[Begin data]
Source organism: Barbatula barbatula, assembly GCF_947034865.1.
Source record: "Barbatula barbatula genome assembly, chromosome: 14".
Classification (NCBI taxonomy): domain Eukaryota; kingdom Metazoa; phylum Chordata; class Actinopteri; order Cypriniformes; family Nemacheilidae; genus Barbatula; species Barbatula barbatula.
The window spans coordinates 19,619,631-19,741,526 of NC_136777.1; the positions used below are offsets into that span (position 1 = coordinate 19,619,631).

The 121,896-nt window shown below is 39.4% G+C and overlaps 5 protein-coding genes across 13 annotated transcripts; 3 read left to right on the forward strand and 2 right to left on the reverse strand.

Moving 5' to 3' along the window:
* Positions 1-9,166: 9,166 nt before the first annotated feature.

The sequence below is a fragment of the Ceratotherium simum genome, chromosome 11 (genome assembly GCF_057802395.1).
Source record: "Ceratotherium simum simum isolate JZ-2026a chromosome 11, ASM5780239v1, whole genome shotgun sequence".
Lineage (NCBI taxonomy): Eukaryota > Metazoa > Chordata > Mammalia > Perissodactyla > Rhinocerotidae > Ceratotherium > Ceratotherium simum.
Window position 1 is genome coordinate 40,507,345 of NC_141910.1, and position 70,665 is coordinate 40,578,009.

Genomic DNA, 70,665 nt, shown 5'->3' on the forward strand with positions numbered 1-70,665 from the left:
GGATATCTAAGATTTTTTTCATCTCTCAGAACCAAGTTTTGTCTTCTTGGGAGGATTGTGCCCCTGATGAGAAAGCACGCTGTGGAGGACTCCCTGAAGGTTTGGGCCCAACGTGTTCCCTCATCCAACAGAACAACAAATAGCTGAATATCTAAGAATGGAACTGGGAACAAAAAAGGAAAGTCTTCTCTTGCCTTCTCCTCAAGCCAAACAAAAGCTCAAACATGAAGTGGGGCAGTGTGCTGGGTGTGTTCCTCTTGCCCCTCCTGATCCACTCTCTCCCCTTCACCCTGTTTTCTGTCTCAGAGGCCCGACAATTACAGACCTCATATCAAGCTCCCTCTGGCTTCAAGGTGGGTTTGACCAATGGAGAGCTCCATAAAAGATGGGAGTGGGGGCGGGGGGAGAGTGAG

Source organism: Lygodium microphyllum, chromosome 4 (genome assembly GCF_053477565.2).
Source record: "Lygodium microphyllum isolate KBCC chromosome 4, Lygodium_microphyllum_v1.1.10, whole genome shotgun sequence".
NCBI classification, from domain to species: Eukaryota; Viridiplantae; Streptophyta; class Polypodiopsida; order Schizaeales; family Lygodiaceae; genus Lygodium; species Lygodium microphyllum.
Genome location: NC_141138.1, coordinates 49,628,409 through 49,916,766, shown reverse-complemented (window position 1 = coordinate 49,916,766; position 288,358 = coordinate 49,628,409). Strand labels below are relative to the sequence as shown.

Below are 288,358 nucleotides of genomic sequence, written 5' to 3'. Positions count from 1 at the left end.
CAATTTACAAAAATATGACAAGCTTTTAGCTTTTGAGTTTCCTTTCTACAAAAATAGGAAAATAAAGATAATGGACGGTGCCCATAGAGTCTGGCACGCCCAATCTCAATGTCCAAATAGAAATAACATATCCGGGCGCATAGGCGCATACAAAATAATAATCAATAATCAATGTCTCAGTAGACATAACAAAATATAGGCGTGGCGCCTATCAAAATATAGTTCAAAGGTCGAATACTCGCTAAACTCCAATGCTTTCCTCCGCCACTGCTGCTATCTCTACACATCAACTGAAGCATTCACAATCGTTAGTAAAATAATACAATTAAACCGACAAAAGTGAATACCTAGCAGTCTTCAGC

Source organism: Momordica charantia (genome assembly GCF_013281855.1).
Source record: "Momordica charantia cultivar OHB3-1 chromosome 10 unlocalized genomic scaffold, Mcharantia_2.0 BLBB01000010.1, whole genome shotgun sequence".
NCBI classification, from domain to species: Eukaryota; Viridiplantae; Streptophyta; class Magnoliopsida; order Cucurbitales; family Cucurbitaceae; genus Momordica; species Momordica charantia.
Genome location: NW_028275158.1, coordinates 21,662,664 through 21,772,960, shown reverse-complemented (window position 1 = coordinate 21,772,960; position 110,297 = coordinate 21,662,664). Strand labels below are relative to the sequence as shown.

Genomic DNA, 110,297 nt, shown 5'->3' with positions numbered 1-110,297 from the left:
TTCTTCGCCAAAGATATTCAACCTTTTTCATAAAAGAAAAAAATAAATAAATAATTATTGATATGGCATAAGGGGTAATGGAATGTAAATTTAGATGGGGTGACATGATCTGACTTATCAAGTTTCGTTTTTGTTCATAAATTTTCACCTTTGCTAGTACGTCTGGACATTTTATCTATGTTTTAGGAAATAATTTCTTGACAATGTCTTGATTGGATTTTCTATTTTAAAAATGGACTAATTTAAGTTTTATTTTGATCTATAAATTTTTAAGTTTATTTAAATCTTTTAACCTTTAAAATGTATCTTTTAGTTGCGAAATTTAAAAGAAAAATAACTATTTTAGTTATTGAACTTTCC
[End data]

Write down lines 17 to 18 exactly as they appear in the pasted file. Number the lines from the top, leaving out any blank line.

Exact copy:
Genome location: NC_141138.1, coordinates 49,628,409 through 49,916,766, shown reverse-complemented (window position 1 = coordinate 49,916,766; position 288,358 = coordinate 49,628,409). Strand labels below are relative to the sequence as shown.

Below are 288,358 nucleotides of genomic sequence, written 5' to 3'. Positions count from 1 at the left end.